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I need the same thing done here, but to work with any matrix, not just a square one. Also, the direction of traversal needs to be opposite. I tried to edit the code I found there, but couldn't figure it out.


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1 Answer 1

up vote 19 down vote accepted

I remember writing that. I think for a rectangular matrix you'd need a few minor changes and one more line of incomprehensible nonsense:

#include <stdio.h>

int main()
    int x[3][4] = { 1,  2,  3,  4,
                    5,  6,  7,  8,
                    9, 10, 11, 12};
    int m = 3;
    int n = 4;
    for (int slice = 0; slice < m + n - 1; ++slice) {
        printf("Slice %d: ", slice);
        int z1 = slice < n ? 0 : slice - n + 1;
        int z2 = slice < m ? 0 : slice - m + 1;
        for (int j = slice - z2; j >= z1; --j) {
                printf("%d ", x[j][slice - j]);
    return 0;


Slice 0: 1
Slice 1: 5 2
Slice 2: 9 6 3
Slice 3: 10 7 4
Slice 4: 11 8
Slice 5: 12

To briefly explain how it works, each slice is a diagonal starting from the first column, going diagonally up-right and ending on the first row (originally down-left, but now swapped as a result of a comment from the poster).

z2 says how many items must be skipped before the first number should be printed. This is zero for the first m slices and then increases by one for each remaining slice. z1 is how many items should be skipped at the end, again starting at zero for the first m slices, and increasing by one for the remaining slices.

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Yes, that's what I wanted. But... What I actually need is Traverse Rectangular Matrix in ANTI-Diagonal strips. :) I tried swapping the indices in the answer you gave for the square matrix, and I thought I could apply the same principle here - just to swap the indices, and to get anti-diagonal traversal. However, for rectangular matrix it won't work. So, should do I now ask one more question for ANTI-diagonal rectangular traversal??? Thanks for the answer :) – misaizdaleka Jan 21 '10 at 21:38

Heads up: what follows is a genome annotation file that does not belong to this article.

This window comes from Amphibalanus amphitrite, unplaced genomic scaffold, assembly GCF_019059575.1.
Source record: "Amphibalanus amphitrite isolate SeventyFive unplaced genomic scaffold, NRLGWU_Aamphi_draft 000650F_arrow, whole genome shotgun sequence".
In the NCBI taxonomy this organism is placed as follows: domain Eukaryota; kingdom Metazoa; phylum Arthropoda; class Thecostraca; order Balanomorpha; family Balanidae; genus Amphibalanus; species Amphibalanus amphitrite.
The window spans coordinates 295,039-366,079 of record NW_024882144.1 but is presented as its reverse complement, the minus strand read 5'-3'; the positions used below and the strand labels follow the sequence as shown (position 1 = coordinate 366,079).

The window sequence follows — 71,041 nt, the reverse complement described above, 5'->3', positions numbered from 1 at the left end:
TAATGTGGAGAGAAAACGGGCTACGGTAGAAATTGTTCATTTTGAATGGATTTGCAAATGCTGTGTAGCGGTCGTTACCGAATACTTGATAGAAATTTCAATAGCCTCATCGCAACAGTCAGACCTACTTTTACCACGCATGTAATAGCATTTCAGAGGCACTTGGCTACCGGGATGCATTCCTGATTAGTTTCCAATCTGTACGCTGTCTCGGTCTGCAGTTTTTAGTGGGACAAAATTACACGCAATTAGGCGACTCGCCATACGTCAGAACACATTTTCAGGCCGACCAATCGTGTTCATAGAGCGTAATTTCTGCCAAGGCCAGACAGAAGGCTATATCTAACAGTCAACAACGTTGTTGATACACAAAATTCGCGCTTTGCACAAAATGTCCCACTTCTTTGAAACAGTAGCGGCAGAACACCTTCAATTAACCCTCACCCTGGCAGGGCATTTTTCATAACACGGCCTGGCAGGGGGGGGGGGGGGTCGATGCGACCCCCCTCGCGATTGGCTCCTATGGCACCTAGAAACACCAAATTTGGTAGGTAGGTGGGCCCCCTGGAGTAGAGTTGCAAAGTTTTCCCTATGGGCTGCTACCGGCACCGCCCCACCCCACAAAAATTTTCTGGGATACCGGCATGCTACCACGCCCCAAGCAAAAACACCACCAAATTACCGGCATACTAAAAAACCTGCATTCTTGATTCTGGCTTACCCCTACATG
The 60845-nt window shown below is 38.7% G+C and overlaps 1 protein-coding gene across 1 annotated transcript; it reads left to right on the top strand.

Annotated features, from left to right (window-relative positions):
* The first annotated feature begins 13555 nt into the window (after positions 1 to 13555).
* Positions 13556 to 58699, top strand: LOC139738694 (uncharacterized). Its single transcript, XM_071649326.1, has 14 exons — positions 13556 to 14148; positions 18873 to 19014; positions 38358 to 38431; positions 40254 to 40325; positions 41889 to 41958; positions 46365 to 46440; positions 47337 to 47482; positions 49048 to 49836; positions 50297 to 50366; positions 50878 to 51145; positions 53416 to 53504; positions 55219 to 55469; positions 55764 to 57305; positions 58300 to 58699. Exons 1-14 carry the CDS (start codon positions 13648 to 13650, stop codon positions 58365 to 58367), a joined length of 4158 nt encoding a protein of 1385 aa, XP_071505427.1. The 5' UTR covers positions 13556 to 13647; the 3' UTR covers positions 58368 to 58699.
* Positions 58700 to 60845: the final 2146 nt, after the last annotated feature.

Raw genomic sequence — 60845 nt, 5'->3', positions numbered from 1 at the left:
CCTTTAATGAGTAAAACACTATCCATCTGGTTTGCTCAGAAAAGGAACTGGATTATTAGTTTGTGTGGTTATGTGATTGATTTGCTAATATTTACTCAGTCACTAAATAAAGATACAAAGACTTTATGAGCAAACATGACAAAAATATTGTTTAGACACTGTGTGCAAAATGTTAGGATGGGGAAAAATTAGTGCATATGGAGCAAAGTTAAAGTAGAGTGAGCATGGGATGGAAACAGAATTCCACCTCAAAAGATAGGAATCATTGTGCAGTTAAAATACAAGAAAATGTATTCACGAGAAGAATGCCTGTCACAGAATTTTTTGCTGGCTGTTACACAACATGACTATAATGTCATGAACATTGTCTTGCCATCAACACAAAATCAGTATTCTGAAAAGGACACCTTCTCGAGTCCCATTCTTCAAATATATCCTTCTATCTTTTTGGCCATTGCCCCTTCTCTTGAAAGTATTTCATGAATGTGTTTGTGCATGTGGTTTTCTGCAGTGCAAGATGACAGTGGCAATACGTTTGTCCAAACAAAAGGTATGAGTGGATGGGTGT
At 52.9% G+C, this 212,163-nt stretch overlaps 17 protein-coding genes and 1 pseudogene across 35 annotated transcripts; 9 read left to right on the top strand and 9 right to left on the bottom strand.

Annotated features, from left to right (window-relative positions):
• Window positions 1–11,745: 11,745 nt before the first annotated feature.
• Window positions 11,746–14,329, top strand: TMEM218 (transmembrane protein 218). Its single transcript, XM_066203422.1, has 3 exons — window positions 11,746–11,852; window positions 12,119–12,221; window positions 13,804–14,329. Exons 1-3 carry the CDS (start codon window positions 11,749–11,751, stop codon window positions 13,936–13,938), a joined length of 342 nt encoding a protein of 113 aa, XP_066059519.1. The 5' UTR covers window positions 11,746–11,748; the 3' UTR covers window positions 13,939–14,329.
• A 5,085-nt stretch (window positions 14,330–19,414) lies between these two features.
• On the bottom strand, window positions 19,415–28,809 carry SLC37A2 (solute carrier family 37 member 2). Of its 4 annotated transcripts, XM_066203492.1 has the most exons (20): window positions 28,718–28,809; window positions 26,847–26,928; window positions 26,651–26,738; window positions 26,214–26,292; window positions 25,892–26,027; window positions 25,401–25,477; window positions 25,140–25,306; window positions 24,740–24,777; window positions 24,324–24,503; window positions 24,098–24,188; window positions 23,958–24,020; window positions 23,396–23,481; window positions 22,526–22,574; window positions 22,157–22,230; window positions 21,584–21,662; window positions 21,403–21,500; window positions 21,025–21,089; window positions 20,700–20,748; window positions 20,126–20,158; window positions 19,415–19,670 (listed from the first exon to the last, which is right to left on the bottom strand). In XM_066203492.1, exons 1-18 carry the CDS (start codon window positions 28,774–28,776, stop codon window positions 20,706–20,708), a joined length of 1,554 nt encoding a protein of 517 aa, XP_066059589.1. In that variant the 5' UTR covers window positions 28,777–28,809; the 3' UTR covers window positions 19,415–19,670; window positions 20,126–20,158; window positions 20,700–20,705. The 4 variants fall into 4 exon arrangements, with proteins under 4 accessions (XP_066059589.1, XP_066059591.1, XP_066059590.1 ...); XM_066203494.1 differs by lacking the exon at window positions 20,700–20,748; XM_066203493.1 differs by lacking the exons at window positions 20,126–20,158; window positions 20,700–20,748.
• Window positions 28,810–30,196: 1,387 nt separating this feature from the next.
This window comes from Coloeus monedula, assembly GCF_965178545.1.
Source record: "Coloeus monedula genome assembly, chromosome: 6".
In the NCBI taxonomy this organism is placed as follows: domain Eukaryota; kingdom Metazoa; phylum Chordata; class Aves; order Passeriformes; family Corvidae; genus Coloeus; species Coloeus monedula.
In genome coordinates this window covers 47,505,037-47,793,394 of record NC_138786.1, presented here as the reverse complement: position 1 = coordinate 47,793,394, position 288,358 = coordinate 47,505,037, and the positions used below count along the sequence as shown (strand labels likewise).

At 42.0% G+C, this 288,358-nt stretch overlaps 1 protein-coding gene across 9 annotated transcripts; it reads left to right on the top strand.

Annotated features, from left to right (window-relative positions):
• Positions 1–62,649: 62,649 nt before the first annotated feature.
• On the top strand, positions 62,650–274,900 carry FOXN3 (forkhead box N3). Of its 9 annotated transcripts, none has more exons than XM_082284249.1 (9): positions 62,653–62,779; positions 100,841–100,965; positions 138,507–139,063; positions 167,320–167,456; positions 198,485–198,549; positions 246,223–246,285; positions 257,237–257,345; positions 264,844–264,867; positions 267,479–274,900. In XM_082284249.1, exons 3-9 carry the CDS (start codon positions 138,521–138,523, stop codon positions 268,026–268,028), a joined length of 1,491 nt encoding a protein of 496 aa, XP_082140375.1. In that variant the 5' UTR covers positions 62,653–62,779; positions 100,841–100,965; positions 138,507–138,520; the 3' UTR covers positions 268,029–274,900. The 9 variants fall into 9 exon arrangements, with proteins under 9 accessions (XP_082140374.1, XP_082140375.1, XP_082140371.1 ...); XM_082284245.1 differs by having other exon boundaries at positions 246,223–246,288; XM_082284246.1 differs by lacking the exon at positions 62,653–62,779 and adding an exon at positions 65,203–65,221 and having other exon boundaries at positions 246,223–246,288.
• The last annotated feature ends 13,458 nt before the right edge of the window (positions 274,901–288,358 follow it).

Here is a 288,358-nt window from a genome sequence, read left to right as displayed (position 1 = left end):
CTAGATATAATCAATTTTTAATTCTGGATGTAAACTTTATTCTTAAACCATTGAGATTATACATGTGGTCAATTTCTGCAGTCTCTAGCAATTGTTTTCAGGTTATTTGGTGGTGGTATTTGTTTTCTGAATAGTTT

I'm not entirely sure what you mean by anti-diagonal. Updating your question would help. I think what you need to do is flip the y-coordinates when you read the array values but leave x unchanged, i.e. x[m - j - 1][slice - j] instead of x[j][slice - j]. This gives [9],[10,5],[11,6,1], etc... Is that what you want? – Mark Byers Jan 21 '10 at 21:43
Sorry, my mistake again... I was not precise. No, I need the same traversal, but not going like [1], [2,5], [3,6,9], but like [1], [5,2], [9,6,3], etc. Thanks again. – misaizdaleka Jan 21 '10 at 21:46
OK, that's easy: just reverse the order of the iteration in the for loop. I've updated my answer. I think it does what you want now. – Mark Byers Jan 21 '10 at 21:51
and just to complete this answer how would you traverse the inverse diagonals? – elios264 Jul 25 '14 at 3:30

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